Newbee question

1 Posts
Apr 20, 2010 04:03 pm
Newbee question

If I have $1000.00 to invest in something for my home in solar
power---What is a good place to start?  Should I think  about one appliance or is it even enough to try something new?
578 Posts
Apr 20, 2010 04:17 pm
Re: Newbee question

if I had a thousand dollars . . .

I would spend it on efficiency.  either go bananas and switch as many lights to l.e.d. as possible, or find my oldest appliance and have at that.

if all my appliances were efficient, and all my lighting was as efficient as possible,

i would consider insulation and new windows

if that was done,

I would consider a home energy audit, and or a solar site assessment by the respective qualified personnel.

then . . .

I would consider solar thermal, or perhaps a small grid tied pv system that could grow over time.

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184 Posts
Apr 21, 2010 09:53 pm
Re: Newbee question


I agree with James that the best way to start is with efficient lighting and appliances, insulation, and so on.  But since your question is how to best spend your money on “solar”, I would first look into solar water heating, and then solar electricity. 

With solar electricity, you have two basic options, grid-tied or off-grid.  $1000 is not nearly enough to get a (practical) grid-tied system up and running, so I’ll limit this reply to off-grid.

If you spend your money wisely, and do the labor yourself, your $1000 off-grid system might be big enough to provide some lighting, charge a cell phone, power a radio, and not much more.  Still, it’s a good start.  You’ll really appreciate the value of your small system in the event of a grid-power failure.  As you enlarge you’ll be able to watch TV, do a little cooking, and use other household appliances.  It will take quite a bit more to provide air-conditioning and heating.  I use a bio-fueled stove and only use electricity to power the motors. 

May I suggest that before you buy anything, think about what you want to end up with in the long run.  Use on-line resources to calculate how big your system needs to be, mainly in terms of watts of PV and amp-hours of battery capacity, to meet your ultimate goals.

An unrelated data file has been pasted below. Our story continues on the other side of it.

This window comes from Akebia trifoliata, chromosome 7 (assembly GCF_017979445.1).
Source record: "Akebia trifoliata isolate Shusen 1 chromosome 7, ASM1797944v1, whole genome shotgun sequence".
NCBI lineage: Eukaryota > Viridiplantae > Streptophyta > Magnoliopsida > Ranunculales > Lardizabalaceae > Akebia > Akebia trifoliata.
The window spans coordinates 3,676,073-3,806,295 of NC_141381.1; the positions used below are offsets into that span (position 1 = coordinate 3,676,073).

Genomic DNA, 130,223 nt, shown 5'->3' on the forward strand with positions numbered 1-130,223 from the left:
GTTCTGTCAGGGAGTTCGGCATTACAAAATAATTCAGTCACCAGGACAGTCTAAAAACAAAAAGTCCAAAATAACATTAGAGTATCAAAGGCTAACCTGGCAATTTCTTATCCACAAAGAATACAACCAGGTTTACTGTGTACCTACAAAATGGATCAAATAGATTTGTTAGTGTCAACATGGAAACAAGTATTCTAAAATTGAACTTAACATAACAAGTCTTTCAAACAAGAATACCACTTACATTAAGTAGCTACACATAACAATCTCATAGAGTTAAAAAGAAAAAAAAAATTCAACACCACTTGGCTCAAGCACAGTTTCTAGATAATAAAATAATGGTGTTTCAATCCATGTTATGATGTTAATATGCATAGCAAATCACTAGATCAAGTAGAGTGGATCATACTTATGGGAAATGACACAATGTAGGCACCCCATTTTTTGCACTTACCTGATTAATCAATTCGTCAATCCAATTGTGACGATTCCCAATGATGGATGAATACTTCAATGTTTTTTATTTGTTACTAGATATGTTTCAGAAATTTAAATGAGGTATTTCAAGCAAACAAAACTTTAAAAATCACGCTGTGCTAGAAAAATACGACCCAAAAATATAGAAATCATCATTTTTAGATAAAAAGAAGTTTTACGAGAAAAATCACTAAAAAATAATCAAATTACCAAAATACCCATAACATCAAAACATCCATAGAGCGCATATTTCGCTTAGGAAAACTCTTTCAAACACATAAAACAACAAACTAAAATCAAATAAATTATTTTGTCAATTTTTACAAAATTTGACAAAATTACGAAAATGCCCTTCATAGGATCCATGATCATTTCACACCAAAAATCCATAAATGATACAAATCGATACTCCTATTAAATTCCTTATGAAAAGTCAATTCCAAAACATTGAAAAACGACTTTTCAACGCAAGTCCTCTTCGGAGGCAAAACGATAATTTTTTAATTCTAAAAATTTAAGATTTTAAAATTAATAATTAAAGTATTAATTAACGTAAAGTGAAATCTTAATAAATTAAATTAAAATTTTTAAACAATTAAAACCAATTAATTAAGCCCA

There’s nothing wrong with starting small and adding to your system over time, but consider your battery strategy carefully, as it is not a good idea to add new batteries to an existing array. 

If you’ll tell me what your goals are, I’ll be happy to provide additional information. 

« Last Edit: Apr 21, 2010 09:55 pm by John Dalhaus »
55 Posts
Apr 24, 2010 12:26 pm
Re: Newbee question

This is just a little side note. If you decide to change to LED bulbs do not get light of America brand. 8 bulbs 8 failed in less than a year 50 down the drain.
184 Posts
Apr 24, 2010 03:30 pm
Re: Newbee question

Right!  Not all bulbs are of the same quality.  I have no LED bulbs, but almost everything in my home is CFL.  I've had good luck with Sylvania.  You can extend the life of CFL's by making sure that heat doesn't build up inside the light fixture.  I've actually inverted some of my light fixtures so that the base of the bulb (where the electronics are), is below the bulb itself. 

Apr 25, 2010 03:45 am
Re: Newbee question
« Last Edit: Apr 25, 2010 03:47 am by Thomas Allen Schmidt »
7 Posts
May 8, 2010 07:41 am
Re: Newbee question

As far as I know then it is better for us that we should work on power systems of homes like, using CFLs instead of power bulbs is lot more beneficial. Also, you can install power saving equipments that are better for unnecessary loss of power. Also, you can install solar PV roofing that can also worth.



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